Forget the Expensive Classes -- If You Want to Raise Successful Kids You Only Need to Do This

 

Parents are often looking to give their children a leg up in life, an edge above the competition. Entire industries have been created to feed into this parental desire -- including Mandarin Chinese classes and violin lessons for toddlers. Yet research shows the best predictor of a child's future success is their vocabulary, and the best way to expand it is through reading.

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The study showed that children with larger oral vocabularies at age 2 arrived at Kindergarten better prepared academically and socially than their peers with smaller vocabularies. The results further support the American Academy of Pediatrics policy that all pediatricians should support literacy beginning at birth. 

Anyone with a toddler knows how maddening it is to be handed a well-worn copy of The Hungriest Caterpillar for the 100th time, but the benefits to their small brains are exponentially greater than your minor frustration. And if you think reading isn't important until a few years later, when they can recognize words or letters on their own, you'd be underestimating the power of these books. The study shows significant gaps in vocabulary levels even as young as the age of 2.

Parents who engage with their child all day may think their own vocabulary is enough, but science says otherwise. The language found in picture books contain more unique word types than an average conversation with your 2-year-old. The study's lead author, Jessica Montag, an assistant research psychologist at the University of California, Riverside, said:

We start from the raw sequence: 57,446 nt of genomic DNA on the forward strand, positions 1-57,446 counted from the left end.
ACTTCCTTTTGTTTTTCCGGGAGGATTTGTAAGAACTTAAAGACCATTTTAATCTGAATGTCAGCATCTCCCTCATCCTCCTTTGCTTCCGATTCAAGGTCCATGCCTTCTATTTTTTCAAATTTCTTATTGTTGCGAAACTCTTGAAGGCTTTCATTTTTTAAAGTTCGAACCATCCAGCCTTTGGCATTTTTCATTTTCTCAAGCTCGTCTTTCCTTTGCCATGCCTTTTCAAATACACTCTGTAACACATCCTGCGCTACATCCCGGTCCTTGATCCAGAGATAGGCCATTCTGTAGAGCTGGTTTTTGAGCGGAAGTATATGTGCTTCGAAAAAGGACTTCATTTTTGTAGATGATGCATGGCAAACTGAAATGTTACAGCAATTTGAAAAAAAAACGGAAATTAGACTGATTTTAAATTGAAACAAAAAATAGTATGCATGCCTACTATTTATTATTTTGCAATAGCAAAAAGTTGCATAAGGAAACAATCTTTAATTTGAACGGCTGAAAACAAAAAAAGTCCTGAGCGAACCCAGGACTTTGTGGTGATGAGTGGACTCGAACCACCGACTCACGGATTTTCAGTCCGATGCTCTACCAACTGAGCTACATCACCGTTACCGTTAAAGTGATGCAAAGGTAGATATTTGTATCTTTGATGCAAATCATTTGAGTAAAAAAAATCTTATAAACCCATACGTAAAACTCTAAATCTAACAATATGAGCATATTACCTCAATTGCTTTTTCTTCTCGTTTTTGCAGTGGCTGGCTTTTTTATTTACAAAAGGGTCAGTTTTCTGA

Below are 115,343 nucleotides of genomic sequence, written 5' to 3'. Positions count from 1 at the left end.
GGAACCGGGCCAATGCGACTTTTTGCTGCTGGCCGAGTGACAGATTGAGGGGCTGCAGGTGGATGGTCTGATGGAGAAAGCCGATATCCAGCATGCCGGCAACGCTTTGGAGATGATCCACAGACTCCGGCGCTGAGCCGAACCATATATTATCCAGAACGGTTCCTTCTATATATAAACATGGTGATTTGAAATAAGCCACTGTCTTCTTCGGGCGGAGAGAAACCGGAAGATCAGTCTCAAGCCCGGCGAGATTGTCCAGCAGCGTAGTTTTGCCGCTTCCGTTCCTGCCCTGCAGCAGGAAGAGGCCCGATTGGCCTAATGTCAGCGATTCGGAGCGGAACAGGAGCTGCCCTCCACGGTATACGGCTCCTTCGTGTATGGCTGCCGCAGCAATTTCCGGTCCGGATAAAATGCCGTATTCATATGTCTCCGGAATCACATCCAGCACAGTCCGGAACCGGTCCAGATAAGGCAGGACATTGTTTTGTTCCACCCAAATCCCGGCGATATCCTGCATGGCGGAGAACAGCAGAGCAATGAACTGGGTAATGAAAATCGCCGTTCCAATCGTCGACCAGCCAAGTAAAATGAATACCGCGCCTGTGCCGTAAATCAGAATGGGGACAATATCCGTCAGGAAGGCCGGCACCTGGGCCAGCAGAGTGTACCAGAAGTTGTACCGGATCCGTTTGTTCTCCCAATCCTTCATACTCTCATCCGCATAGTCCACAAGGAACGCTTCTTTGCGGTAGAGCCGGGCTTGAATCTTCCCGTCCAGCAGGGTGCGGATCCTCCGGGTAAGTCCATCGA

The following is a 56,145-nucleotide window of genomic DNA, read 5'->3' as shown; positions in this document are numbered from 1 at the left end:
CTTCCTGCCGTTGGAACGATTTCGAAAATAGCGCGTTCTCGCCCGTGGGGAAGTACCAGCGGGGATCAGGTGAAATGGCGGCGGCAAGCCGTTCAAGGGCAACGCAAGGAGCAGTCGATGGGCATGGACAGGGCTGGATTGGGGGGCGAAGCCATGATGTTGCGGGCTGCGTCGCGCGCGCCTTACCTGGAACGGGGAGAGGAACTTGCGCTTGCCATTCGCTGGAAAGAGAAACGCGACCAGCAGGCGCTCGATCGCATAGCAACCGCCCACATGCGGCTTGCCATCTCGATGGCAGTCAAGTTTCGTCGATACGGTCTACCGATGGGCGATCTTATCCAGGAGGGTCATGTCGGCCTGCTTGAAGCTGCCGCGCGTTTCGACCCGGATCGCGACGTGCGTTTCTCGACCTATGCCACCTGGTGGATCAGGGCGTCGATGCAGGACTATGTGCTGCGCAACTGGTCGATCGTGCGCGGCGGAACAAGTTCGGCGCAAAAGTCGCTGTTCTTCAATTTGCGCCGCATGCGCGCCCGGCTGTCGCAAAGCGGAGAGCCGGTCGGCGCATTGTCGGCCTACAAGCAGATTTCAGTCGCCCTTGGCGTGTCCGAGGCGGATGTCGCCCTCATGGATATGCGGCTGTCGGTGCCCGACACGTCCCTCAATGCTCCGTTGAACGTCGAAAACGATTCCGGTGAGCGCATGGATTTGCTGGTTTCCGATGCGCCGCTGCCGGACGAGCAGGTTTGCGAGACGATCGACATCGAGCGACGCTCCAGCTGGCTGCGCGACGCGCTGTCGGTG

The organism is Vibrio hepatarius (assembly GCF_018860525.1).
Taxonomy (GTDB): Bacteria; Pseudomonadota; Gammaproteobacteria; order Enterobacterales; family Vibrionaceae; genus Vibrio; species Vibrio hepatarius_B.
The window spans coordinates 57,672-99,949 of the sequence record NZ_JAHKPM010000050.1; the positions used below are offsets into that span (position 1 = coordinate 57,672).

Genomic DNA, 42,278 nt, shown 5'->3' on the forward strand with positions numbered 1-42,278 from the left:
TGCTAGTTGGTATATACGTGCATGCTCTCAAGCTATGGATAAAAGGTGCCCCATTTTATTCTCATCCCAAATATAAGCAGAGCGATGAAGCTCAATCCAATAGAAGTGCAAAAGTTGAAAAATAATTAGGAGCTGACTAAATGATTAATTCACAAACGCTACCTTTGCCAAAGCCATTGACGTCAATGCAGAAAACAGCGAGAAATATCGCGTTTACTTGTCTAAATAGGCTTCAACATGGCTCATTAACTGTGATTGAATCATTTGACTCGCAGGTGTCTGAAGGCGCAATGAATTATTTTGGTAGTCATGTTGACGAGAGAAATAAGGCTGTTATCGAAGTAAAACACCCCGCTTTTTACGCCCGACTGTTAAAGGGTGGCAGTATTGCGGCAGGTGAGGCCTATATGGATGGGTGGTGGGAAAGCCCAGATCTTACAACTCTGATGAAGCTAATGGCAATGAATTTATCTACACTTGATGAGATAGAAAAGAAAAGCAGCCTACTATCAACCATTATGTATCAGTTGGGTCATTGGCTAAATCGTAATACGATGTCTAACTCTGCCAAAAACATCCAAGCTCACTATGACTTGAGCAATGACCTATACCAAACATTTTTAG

Books contain a more diverse set of words than child-directed speech. This would suggest that children who are being read to by caregivers are hearing vocabulary words that kids who are not being read to are probably not hearing.

This increases their vocabulary, and in turn, their chances for a successful adult life. And let's be honest -- it's easier to accomplish than learning to speak a foreign language or play an obscure musical instrument in order to work with your child. 

More from The Stir: Ways to Raise a More Creative Kid

In our house, our bookshelves are overflowing with board books that my youngest is outgrowing by the day. We donate these gently used books to our local homeless shelter in the hopes that no child has to grow up without knowing the pages of an Eric Carle book. If you're having trouble getting your hands on books to read, ask your pediatrician. There are now countless programs across the country that want to support parents and children reading together. 

I remember vividly the desire to rush through bedtime stories after a long and exhausting day. My little boy's request for "more?" as he held up another book in his pudgy hand was in direct conflict with my need to veg out on the couch with no one climbing on me or touching me. Some days one book has to be enough, but on the days when you can muster a few more fumes to push through My Truck Is Stuck one more time, remember that you are adding value to your child's future without spending a dime. 


Image via Nolte Lourens /shutterstock

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